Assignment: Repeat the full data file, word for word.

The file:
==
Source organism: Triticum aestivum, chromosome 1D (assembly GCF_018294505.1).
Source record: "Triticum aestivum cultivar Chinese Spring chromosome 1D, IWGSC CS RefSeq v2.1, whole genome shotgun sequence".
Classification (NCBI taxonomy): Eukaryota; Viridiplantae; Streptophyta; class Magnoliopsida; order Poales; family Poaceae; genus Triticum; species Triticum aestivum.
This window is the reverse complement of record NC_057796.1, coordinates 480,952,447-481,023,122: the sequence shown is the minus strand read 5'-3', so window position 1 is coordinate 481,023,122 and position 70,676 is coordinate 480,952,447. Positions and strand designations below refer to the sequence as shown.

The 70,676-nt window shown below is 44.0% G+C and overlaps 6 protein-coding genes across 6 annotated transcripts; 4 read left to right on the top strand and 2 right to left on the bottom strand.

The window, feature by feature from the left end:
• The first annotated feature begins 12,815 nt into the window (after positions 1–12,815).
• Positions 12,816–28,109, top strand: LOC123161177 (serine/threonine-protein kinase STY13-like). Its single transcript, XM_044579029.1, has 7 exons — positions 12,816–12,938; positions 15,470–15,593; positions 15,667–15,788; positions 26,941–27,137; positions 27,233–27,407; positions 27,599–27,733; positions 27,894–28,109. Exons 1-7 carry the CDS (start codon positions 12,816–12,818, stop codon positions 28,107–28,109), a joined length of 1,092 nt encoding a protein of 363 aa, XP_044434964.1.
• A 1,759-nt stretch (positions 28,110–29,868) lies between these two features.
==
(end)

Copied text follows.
Source organism: Triticum aestivum, chromosome 1D (assembly GCF_018294505.1).
Source record: "Triticum aestivum cultivar Chinese Spring chromosome 1D, IWGSC CS RefSeq v2.1, whole genome shotgun sequence".
Classification (NCBI taxonomy): Eukaryota; Viridiplantae; Streptophyta; class Magnoliopsida; order Poales; family Poaceae; genus Triticum; species Triticum aestivum.
This window is the reverse complement of record NC_057796.1, coordinates 480,952,447-481,023,122: the sequence shown is the minus strand read 5'-3', so window position 1 is coordinate 481,023,122 and position 70,676 is coordinate 480,952,447. Positions and strand designations below refer to the sequence as shown.

The 70,676-nt window shown below is 44.0% G+C and overlaps 6 protein-coding genes across 6 annotated transcripts; 4 read left to right on the top strand and 2 right to left on the bottom strand.

The window, feature by feature from the left end:
• The first annotated feature begins 12,815 nt into the window (after positions 1–12,815).
• Positions 12,816–28,109, top strand: LOC123161177 (serine/threonine-protein kinase STY13-like). Its single transcript, XM_044579029.1, has 7 exons — positions 12,816–12,938; positions 15,470–15,593; positions 15,667–15,788; positions 26,941–27,137; positions 27,233–27,407; positions 27,599–27,733; positions 27,894–28,109. Exons 1-7 carry the CDS (start codon positions 12,816–12,818, stop codon positions 28,107–28,109), a joined length of 1,092 nt encoding a protein of 363 aa, XP_044434964.1.
• A 1,759-nt stretch (positions 28,110–29,868) lies between these two features.